referral request – higher order domestic products orthonormal base

Let $ pi $ to be a measure of probability on a space $ mathcal {X} $and leave $ Phi = { phi_k } _ {k geqslant 0} $ be an orthonormal base (possibly with complex value) for $ L ^ 2 ( pi) $, with $ phi_0 equiv 1 $. Let $ f in L ^ 2 ( pi) $ be expressible on this basis as $ f = sum_ {k geqslant 0} f_k phi_k $.

In some calculations, it became relevant for me to process the quantities (and linked) of the form

begin {align}
Q ^ k = int pi (dx) | f (x) | ^ 2 | phi_k (x) | ^ 2 quad text {for} k geqslant 1,
end {align}

and ideally I would like a form limit $ Q ^ k leqslant c ^ k sum_ {k geqslant 0} | f_k | ^ $ 2 for an explicit sequence $ {c ^ k } _ {k geqslant 0} $.

In principle, $ Q ^ k $ is a quadratic form in the $ {f_k } _ {k geqslant 0} $, so it should be useful. However, the nature of this quadratic form is generally somewhat mysterious; it should end up involving quantities like

begin {align}
Q ^ k_ {ij} & = int pi (dx) phi_i (x) overline { phi} _j (x) | phi_k (x) | ^ 2 \
& = int pi (dx) left ( phi_i (x) overline { phi} _k (x) right) cdot overline { left ( phi_j (x) overline { phi} _k (x) right)} quad text {for} i, j geqslant 0
end {align}

and these should depend quite strongly on the properties of the base $ Phi $.

In the end, I think that a solution to this problem will only be possible once a base has been set, and that it will be something relatively treatable. In the case where $ Phi $ is a Fourier basis, for example, things are pretty good, and we can take $ c ^ k equiv 1 $. I think it could also be possible in other cases where $ phi_a overline { phi_b} $ can be written as linear combinations of others $ phi_c $; beyond that, it could be quite tricky.

My question is: are there other orthonormal bases for which the limits of this form should be traceable? I would be particularly happy if there were families of classical orthogonal polynomials for which this is possible, but I don't know where to look for such results. All relevant references will also be received with pleasure.

orthogonality – Show that a finite set $ B = left {1, x, x ^ 2 right } $ is an orthonormal system with respect to the interior product

Here's my problem:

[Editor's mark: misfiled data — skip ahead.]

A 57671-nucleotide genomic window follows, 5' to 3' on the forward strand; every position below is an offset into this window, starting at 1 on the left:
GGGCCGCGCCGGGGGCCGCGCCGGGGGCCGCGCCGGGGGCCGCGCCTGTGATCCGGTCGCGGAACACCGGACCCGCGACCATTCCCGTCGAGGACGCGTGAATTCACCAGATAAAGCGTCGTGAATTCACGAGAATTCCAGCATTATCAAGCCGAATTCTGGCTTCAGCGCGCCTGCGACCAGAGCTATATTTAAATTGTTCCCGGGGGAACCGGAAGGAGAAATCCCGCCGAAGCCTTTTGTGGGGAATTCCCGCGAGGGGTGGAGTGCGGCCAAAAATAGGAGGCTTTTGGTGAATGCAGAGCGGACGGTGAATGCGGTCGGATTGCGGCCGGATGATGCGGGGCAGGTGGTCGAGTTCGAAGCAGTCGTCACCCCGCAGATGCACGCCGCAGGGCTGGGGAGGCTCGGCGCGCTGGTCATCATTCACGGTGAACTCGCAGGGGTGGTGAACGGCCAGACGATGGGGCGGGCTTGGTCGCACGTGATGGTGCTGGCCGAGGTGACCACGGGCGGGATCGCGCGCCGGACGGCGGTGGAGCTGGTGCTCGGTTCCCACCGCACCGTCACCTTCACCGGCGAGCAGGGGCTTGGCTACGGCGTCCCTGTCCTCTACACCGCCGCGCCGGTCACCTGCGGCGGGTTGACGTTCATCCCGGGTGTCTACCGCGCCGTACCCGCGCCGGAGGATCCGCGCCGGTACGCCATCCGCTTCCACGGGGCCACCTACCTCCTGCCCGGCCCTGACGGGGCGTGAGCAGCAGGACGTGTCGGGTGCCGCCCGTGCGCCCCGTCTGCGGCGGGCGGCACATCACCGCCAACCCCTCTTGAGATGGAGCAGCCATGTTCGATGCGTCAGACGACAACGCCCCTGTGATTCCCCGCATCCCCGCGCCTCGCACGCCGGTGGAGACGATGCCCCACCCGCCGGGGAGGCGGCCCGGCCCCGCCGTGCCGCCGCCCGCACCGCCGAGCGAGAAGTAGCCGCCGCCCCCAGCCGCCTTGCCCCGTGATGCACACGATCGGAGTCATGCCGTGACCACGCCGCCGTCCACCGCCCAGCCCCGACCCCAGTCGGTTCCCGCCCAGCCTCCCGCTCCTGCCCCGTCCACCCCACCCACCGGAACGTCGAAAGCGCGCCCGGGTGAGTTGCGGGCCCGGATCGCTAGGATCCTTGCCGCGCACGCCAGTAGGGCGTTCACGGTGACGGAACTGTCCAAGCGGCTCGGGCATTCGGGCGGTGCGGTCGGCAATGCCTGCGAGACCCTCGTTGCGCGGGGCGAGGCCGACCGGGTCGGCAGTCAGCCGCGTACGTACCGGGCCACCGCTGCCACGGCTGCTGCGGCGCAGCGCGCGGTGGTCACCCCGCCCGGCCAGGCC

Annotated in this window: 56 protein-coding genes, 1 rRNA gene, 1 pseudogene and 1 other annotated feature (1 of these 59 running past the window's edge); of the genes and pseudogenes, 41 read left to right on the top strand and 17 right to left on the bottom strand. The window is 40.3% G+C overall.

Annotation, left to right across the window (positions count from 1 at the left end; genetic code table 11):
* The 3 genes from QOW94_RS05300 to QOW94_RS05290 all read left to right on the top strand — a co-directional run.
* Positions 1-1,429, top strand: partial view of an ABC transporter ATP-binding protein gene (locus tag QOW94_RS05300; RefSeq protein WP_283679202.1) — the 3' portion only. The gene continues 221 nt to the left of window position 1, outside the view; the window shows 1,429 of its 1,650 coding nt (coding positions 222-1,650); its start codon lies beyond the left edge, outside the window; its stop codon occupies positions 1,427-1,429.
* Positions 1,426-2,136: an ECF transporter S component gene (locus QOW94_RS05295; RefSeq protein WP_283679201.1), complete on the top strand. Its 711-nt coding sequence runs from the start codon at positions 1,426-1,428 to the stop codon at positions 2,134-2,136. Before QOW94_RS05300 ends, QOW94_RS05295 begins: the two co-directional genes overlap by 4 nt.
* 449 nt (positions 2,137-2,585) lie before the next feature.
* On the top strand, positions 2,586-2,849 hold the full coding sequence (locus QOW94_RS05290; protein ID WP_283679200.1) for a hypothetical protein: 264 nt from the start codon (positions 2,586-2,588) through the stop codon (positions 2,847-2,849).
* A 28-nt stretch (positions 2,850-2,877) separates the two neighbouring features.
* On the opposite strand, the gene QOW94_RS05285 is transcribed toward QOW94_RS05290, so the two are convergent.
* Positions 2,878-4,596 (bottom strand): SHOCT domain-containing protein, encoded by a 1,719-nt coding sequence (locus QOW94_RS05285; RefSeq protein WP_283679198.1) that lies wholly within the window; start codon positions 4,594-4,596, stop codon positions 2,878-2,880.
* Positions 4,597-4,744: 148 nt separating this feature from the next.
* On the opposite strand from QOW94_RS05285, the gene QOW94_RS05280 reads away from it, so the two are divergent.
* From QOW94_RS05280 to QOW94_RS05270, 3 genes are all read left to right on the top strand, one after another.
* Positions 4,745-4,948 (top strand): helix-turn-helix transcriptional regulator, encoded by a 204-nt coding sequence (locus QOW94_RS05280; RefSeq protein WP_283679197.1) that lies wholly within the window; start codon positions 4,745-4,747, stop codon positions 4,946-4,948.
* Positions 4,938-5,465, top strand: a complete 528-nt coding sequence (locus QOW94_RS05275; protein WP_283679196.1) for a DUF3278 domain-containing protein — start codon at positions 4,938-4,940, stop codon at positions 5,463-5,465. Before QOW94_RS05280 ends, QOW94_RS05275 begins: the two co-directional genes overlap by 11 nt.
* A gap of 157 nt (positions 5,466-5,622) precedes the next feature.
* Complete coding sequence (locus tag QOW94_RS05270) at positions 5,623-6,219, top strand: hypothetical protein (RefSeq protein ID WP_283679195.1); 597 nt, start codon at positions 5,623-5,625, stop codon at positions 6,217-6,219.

Show that a finite set $ B = left {1, x, x ^ 2 right } $ is a system orthonormal to the inner product $ left langle f, g right rangle = int _ {- 1} ^ 1 : f left (t right) cdot g left (t right) dt $ for all $ f, g in L ^ 2 left (-1, 1 right) $.

And then there is a clue: assess $ left langle 1, x right rangle, left langle 1, x ^ 2 right rangle and left langle x, x ^ 2 right rangle $. As far as I'm concerned, these are the indicators of orthogonality (if they are all zero then the whole is orthogonal). My results are consecutive $ 2x $, $ 2x ^ 2 $, and $ 2x ^ 3 $.

I don't understand – they are only worth zero if $ x = $ 0. Does this mean that the whole is not orthogonal – and therefore cannot be orthonormal? How to proceed with this problem?

Math – Find a quaternion of rotation from an orthonormal basis?

Given three unitary 3D vectors $ a $, $ b $, $ c $ such as:

$ a times b = c $

$ b times c = a $

$ c times a = b $

(that is to say $ a, b, c $ for men orthonormal basis)

How do you calculate a unit quartile $ q $ so that the product of the sand width (i.e. rotation) of $ q $ the (1,0,0) is $ a $, (0,1,0) is $ b $ and (0,0,1) is $ c $ ?

functional analysis – Orthonormal basis in the spectral theorem of compact operators in Hilbert spaces

I started to study compact operators on Hilbert spaces. I read the proof of the spectral theorem (taken from page 12 of https://www.iith.ac.in/~rameshg/NITKworkshop.pdf) and wondered if it was possible to complete by proving that the system of orthonormal vectors which appear is, in fact, an orthonormal basis.

Could someone help me? I do not see how.

linear algebra – Composition of the simetric matrix, an orthonormal basis of V is $ {XD ^ {^ { frac {-1} {2}}} e_ {1}, …, XD ^ {^ { frac {-1} {2}}} e_ {n} } $?

I saw this question

Let $ V = mathbb {R} ^ {n} $ vector space, $ Q $ is a definitive symmetric and positive matrix, it breaks down $ Q = XDX ^ {T} $ gives an orthonormal basis for $ v $ given by the columns put on the scale of $ X $to know $ {XD ^ {^ { frac {-1} {2}}} e_ {1}, …, XD ^ {^ { frac {-1} {2}}} e_ {n} } $.

My attempt:
I know if $ Q $ is symmetrical then diagonalisable, there is a base consisting of eigenvectors of $ Q $, but I do not know what it looks like$ big ( {XD ^ {^ { frac {-1} {2}}} e_ {1}, …, XD ^ {^ { frac {-1} {2}}} e_ {n } } big) $it is very general. Any help with the proof, thanks in advance

fa.functional analysis – Reproduction of the kernel and orthonormal basis of a multidimensional Sobolev space of different orders

Let $ Omega $ to be an open subset of $ mathbb {R} ^ d $. In regular conditions, we know that the $ s $order of Sobolev $ H ^ s ( Omega) $ with $ s geq d / 2 $ is a Hilbert space with reproductive core. On the other hand, $ H ^ s ( Omega) $ with $ s <d / 2 $ is only a Hilbert space without the reproduction property.

My question concerns the construction of the orthonormal basis of $ H ^ s ( Omega) $.

For $ s geq d / 2 $the proper function of the reproductive nucleus gives us an orthonormal basis which, up to a resizing of the quantities, is also an orthonormal basis of $ L ^ 2 ( Omega) $ (which can be written in an equivalent way as $ H ^ 0 ( Omega) $).

For $ s <d / 2 $how can we build an orthonormal basis in the same way, since there is no longer a reproducible core? In addition, for $ 0 leq s_1, s_2 <d / 2 $, is it possible to align the orthonormal bases of $ H ^ {s_1} ( Omega) $ and $ H ^ {s_2} ( Omega) $ so that they differ only until scaling up the magnitudes?